- Take a more proactive approach to consumer product safety. Think about how the company’s actions over the next three to six months could position it as a responsible steward of consumer safety for the next group of agency leaders. Create positive dialogue and build relationships with CPSC officials, and if you took a more conservative approach to reporting issues in years past, reconsider this approach.
- Understand how a change in administration could impact rulemaking in your industry. Does your company produce baby products, household furniture, products with controversial chemicals, ATVs or e-scooters? If so, you should be scenario planning for renewed attention around pending (but now-stalled) legislation or previously considered voluntary/involuntary standards. Accordingly, your company should start an earnest internal conversation about how to communicate with consumers about the safety of your products or educate them on safe usage.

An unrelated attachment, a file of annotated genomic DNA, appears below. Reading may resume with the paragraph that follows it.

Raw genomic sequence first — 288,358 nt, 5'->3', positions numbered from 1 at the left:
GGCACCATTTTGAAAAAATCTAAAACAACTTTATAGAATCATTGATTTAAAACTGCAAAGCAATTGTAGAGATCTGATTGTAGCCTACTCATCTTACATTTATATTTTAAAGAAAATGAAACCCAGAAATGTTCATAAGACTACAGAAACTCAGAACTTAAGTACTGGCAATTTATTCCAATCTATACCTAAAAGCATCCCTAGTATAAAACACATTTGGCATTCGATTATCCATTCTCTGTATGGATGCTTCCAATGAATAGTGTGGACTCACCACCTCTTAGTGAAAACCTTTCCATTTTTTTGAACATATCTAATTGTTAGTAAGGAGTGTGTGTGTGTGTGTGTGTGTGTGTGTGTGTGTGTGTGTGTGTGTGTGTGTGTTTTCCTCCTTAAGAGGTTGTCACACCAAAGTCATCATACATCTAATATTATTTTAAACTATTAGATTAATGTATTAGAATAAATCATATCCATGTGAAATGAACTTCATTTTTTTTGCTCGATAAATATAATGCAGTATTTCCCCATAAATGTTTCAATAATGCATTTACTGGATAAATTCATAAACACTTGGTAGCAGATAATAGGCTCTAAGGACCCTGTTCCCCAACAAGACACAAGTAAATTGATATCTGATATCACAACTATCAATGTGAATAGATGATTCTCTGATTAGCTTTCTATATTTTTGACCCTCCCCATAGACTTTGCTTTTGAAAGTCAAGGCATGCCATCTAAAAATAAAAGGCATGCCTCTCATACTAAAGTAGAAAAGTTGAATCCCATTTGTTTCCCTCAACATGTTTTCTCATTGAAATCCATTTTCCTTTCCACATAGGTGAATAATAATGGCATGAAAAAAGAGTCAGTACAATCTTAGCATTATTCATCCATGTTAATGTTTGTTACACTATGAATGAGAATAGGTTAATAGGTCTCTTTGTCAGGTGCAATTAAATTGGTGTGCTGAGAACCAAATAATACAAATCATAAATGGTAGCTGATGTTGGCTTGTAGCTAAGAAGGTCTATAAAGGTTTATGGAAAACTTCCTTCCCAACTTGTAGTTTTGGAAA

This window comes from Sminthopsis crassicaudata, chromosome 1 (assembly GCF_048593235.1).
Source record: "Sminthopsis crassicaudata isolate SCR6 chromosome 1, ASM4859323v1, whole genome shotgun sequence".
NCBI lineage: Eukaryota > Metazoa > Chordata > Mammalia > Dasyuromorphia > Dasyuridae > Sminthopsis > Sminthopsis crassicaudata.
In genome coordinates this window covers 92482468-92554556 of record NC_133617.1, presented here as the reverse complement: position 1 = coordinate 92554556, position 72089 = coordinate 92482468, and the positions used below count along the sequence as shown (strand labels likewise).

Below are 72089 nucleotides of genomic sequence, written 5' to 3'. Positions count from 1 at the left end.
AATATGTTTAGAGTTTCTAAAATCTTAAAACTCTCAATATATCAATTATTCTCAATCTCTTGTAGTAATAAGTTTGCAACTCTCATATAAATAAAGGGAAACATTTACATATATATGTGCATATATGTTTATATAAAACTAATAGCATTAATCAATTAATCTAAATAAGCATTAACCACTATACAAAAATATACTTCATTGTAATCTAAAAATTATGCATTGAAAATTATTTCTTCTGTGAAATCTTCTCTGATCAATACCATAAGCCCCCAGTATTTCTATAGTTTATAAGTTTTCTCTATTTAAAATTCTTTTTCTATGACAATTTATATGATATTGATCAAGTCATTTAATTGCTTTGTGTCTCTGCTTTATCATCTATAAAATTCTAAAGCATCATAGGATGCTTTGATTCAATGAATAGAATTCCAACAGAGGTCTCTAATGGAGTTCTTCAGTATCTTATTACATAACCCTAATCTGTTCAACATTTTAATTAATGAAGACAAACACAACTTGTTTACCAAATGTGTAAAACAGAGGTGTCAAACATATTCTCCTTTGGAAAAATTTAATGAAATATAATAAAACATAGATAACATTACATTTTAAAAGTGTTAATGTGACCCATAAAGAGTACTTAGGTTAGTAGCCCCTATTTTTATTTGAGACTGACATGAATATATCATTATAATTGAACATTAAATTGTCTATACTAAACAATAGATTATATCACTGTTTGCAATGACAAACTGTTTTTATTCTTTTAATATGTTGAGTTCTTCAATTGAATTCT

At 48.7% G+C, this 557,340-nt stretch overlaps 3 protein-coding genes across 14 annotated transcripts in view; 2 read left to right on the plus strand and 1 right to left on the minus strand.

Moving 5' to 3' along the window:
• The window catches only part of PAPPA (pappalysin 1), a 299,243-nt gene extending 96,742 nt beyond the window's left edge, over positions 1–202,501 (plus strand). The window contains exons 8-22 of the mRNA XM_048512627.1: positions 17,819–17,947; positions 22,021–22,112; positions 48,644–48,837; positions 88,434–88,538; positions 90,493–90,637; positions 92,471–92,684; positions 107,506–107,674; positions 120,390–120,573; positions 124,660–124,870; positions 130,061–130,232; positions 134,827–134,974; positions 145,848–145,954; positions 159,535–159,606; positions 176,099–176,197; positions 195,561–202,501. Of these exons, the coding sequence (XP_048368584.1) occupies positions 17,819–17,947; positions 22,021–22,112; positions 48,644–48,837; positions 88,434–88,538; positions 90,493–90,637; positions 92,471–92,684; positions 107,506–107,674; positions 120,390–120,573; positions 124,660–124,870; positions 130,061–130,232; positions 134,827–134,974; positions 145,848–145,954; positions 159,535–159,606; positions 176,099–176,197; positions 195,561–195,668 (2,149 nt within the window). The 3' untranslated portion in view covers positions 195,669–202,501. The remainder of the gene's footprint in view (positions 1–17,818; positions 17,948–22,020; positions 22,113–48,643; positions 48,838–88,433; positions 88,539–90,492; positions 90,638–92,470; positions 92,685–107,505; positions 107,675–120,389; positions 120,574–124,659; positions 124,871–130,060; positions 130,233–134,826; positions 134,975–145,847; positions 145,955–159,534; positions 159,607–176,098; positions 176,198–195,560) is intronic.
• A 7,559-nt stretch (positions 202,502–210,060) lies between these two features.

- Create a recall plan. This plan will serve as a helpful shortcut in the event of a quality or safety issue. It should include best practice guidance for responding to a recall, processes and protocols for responding internally and externally, and templated messaging. If you have one already, ensure it works by conducting a crisis simulation that practices operational and communications response to a recall.
Jared Nelson is a Vice President of Crisis & Risk Management and leads Edelman’s Product Quality & Safety practice.